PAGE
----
Animal adoption require genuine commitment

PUBLISHED : Sunday, 18 March, 2012, 12:00am
UPDATED : Sunday, 18 March, 2012, 12:00am


Thinking of getting a furry, feathered or exotic pet as a new member of the family? Across Hong Kong, hundreds of adorable and loving animals are waiting for adoption.

'If someone is considering getting a pet, they should ask themselves if they can spend time with the animal. Do they work 12 to 16 hours a day - that will affect the kind of animal they choose,' says Faye Wong, welfare operations manager at the Society for the Prevention of Cruelty to Animals (SPCA) Hong Kong.

Dogs need owners to have energy and the time to walk them every day, while a cat doesn't call for as much attention. Potential owners with limited space and time could consider a hamster or chinchilla instead.

Another factor is lifespan. Wong says hamsters have a short, two-year life expectancy; rabbits will keep thumping for about nine years; dogs can wag their tails for about 15 years; cats might purr for up to 20 years; parrots can keep singing for 80 years; and terrapin turtles have the longest lifespan, rounding out at a century.

With five adoption centres (Wan Chai, Kowloon Centre on Princess Margaret Road, Mong Kok and two centres in Sai Kung), the SPCA has approximately 100 to 120 animals waiting for homes.

It costs HK$400 to adopt a domestic short-hair cat, HK$550 for a pedigree or long-hair cat, while mixed-breed dogs are HK$600, and pure-breed dogs will set owners back about HK$1,000, depending on the breed.

The adoption fee for dogs, cats, rabbits and chinchillas includes a veterinary check-up, de-worming and de-fleaing, vaccinations for the first year, micro-chipping and desexing. Dogs also receive a heartworm test and rabies vaccination.

Wong recommends looking through the animal adoption section on the SPCA's website. Then potential owners should visit the centre to interact with the animal.

'When people look at a picture, they always think the animal looks cute, but in reality dogs can jump up, bark, scratch, play fight and of course pee and poo,' Wong explains.

Potential owners need to provide proof of address. The SPCA will then check that pets are allowed. 'Some private or public estates don't allow pets and we don't want a pet to be adopted, only to eventually get kicked out,' Wong says. Tenants of rented apartments also need to obtain a document from the landlord that states animals are permitted.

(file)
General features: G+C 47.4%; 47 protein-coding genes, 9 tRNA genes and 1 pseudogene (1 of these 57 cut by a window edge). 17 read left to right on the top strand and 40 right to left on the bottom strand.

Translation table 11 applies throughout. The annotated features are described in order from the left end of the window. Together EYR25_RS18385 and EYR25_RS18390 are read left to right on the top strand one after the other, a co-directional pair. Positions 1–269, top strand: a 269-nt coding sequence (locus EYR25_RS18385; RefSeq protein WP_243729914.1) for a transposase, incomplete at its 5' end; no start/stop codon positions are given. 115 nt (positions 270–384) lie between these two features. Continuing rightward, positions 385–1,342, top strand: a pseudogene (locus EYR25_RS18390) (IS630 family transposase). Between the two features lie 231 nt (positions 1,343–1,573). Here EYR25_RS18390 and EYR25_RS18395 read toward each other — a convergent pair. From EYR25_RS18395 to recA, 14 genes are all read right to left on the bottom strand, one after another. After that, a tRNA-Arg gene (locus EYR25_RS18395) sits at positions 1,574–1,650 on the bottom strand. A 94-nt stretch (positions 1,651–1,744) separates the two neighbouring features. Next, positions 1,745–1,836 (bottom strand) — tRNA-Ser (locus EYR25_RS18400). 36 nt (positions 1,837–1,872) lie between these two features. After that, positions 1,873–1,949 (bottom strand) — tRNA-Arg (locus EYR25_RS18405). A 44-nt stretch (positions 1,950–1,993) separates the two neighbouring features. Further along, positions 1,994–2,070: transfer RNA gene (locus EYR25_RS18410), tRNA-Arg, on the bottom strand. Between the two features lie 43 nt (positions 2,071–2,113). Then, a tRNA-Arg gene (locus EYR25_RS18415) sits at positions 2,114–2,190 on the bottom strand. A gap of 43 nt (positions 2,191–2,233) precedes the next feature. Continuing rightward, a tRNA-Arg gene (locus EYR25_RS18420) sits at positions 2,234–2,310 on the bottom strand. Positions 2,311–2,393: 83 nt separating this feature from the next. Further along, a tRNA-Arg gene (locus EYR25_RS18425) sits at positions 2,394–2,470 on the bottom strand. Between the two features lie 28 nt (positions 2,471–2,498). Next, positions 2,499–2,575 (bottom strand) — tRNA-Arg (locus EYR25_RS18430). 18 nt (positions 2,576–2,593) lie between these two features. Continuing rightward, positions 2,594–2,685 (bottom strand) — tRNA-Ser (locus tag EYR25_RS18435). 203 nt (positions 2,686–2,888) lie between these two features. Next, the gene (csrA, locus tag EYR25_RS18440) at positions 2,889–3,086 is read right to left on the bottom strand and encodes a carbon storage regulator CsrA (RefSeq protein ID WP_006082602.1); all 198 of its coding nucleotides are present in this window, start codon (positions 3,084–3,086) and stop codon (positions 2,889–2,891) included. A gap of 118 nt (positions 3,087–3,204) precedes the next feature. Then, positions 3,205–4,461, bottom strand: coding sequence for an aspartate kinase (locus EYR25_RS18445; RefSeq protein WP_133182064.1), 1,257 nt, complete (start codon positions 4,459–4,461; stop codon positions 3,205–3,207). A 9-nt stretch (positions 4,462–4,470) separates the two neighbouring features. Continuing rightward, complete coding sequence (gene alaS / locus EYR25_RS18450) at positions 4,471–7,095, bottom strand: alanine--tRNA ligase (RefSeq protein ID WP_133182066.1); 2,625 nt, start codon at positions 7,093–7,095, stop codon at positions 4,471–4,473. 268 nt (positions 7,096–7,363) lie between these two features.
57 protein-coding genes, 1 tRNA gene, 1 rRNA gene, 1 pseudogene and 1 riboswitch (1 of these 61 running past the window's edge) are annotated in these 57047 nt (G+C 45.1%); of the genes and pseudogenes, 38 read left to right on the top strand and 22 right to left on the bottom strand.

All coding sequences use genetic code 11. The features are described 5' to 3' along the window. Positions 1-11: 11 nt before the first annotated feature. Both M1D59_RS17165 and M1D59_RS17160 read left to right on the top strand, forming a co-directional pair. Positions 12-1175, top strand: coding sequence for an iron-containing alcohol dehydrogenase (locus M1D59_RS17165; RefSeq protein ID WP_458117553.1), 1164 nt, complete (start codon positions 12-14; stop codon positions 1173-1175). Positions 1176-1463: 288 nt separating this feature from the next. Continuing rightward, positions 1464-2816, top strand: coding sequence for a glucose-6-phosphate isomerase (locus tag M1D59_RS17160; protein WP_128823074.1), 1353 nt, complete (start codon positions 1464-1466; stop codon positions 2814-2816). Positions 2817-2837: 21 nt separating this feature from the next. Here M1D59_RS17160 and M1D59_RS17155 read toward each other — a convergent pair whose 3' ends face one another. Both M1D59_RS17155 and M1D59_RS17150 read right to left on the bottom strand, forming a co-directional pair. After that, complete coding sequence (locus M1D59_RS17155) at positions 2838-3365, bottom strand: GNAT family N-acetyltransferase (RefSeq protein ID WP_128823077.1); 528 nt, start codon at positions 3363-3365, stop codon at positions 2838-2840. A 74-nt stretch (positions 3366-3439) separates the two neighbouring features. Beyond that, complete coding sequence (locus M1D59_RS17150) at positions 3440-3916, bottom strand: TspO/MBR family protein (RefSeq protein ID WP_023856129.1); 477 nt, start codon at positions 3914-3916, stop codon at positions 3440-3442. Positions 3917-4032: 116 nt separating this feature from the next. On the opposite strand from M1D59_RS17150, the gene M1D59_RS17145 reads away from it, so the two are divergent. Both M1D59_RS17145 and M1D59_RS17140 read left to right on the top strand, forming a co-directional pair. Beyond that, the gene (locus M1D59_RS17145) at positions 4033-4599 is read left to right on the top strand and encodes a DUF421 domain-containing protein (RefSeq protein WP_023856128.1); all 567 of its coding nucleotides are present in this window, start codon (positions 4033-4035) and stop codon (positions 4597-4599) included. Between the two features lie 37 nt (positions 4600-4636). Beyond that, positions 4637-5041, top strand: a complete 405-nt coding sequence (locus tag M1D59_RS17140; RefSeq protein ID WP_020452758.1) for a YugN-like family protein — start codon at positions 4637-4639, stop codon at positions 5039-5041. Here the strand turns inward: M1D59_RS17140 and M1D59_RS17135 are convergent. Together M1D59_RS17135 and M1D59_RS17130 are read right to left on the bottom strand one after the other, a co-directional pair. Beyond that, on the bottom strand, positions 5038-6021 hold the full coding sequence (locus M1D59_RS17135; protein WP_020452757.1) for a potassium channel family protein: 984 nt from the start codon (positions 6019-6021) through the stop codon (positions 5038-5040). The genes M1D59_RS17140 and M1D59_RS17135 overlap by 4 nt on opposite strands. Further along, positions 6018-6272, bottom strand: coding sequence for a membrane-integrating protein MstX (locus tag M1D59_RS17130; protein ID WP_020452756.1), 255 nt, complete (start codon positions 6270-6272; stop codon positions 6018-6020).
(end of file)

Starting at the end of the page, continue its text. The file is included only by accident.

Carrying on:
The founder of Hong Kong Dog Rescue (HKDR), Sally Andersen, says the charity has about 400 animals waiting for a new home. To start the process, applicants must fill out a questionnaire to see if the new home is suitable and what breed would be the best match.

While the HKDR is always looking for new owners, its turns down 'a lot' of potential adopters. 'There are two main reasons: one is that the dog would be left alone all day while the owner is out at work; and the other is not enough exercise. Some people never walk a dog, or only once or twice a week, which is common,' Andersen says.

She adds that getting a dog should be a family decision and should never be because a young child wants one. 'Next week [he or she] will want something else ... dogs are a long-term [commitment] and if you can't guarantee to look after one for 15 years plus, then foster instead.'

Where to adopt:

Hong Kong Alley Cats
The society provides general welfare, health assistance, and rehoming for Hong Kong's street cats.

Hong Kong Dog Rescue
While the majority of unwanted dogs are waiting for adoption in Tai Po, HKDR also has dogs housed on Lamma and smaller ones at its Mini Homing Centre in Ap Lei Chau. Adoption days are every Saturday at Pacific Pets in Stanley, and every Sunday at Whiskers 'N' Paws in Ap Lei Chau.

Lifelong Animal Protection Charity
Based on Lamma, the charity helps find homes for dog and cats of all breeds.

Protection of Animals Lantau South
The animal-welfare group aims to rescue and rehome unwanted and abandoned animals on Lantau.

Society for the Prevention of Cruelty to Animals
The 99-year old society has helped, rescued and rehomed thousands of wild and domestic animals throughout the years.